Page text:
I have a quiet yearning to look as long and lean as Michelle Bridges, who is my age (her face, however, botox-frozen at age 35). I’m not sure I’ll ever be that lean because my long bones are frankly too short – it’s not that I won’t get the muscles long, especially if I do Pilates classes or dancing, but that my bones are literally a bit nuggety and large. Which is why I can carry a bit of extra weight quite easily, but which is also why I get despondent when I don’t have that lovely willowy, whippet-slim body I admire in people like Bridges. But I have to remind myself that this is a lifestyle change. I am doing this so that at 85 years of age I won’t be bed-ridden and miserable from muscle ache, and falling apart. I want to prevent osteoporosis, which is prevalent in my mother’s side, and I want to feel better. So while the improved less-squidgy looks are great, it’s for the long term benefits I’m doing this. Fit people recover faster from injury, they have fewer health issues in old age, and they have more day-to-day energy. I want all of that. So while this current jag feels a little OCD, I can see the long term benefits beckoning not too far away. And I’m getting excited by them.

The other stuff I’m thinking about: some of my paid work is going great guns at the moment, and I’m about to hit November, when all my lovely students sit their exams and show off their talents in my annual showcase concert. This year I’ve planned it for November 11, which is 4 weeks earlier than normal and it has made a huge difference to the numbers of students performing. Nearly all are singing. A joy.

And my teaching at the Con finishes for a while, so I have more time to do my research (we are SO late on a book proposal), write those 3 chapters and revamp the article I need to finish. And finish that grounded theory study for the Con. And mark 85 essays. And perhaps, belatedly and not too enthusiastically do some more of my PhD which is still hanging over my head, rather nastily now. And start prepping the house for some painting. And do the fences. And make plans for Xmas.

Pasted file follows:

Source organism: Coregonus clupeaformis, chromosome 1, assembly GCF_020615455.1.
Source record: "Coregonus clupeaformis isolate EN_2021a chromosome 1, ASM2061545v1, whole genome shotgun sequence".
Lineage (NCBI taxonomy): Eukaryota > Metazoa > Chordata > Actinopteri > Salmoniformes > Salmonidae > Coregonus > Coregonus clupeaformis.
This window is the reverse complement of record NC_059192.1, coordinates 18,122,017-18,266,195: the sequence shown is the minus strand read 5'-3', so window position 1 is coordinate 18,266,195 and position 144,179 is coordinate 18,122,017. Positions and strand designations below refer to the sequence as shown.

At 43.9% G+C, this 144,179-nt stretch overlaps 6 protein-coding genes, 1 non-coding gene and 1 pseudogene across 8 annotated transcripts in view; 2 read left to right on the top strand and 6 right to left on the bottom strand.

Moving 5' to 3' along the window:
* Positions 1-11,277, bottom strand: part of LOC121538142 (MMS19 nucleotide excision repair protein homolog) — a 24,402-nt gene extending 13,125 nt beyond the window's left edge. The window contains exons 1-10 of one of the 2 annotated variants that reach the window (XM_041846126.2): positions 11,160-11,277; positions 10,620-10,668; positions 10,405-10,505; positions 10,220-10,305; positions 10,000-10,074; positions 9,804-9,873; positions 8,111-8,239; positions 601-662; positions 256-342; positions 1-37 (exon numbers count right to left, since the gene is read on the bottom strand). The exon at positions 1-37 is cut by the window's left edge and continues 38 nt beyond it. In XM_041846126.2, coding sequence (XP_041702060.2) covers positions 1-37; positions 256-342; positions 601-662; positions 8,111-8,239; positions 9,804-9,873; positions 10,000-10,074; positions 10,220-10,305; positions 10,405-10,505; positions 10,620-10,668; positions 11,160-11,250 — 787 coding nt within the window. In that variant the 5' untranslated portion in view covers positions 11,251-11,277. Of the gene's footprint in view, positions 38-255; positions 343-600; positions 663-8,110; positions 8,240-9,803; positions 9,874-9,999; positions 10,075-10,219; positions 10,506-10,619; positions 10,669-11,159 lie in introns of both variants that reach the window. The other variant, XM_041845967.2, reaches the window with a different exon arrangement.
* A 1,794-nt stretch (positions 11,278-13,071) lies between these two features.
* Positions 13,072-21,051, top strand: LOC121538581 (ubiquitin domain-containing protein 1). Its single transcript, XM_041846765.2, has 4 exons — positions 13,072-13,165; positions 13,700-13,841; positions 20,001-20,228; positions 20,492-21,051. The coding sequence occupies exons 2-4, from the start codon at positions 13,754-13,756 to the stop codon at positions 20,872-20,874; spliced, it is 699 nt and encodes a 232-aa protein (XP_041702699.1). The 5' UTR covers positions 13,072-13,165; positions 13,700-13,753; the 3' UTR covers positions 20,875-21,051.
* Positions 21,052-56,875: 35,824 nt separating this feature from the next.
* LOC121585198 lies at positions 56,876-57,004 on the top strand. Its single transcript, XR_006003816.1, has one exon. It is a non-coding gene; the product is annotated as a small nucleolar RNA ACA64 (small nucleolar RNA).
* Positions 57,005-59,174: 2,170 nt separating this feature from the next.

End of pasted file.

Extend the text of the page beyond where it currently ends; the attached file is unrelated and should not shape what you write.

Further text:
Getting depressed about the future

Well, I’ve finally hit the unhappy part of my PhD. The part where I am beginning to be very afraid about what life holds for me in the future once I have the important bit of paper with my name and new title on it. There are very few jobs for Doctoral alumni in music. I need to have a new job lined up by August 2012, or, at least, a few grants lined up. I’m thinking of applying for a Churchill, and a Fulbright, and there are a heap of other Australian ones to go for, too. Unfortunately, the Churchill and Fulbright scholarships are short in length and won’t get me far, which is why I will need to apply for a Postdoc ASAP. I will be taking three weeks off in July 2012 for a trip to Greece and Thessaloniki, mostly for conference attendance. So my time is limited, and my money runs out then. I will have just enough funds to pay for the trip, having paid off the credit card in full, and then nada. Zip. No job. It’s scary. Hubby suggests going for RA on an ARC project, which would be good, but I want something with longevity. I’m not sure I could stand working for only 3 years on a project at .8 wage, with no assurance of permanent employment at the end. All too much! At the same time, I realise that I work best on small projects that have a relatively short life span. So working for three years at a time might suit me.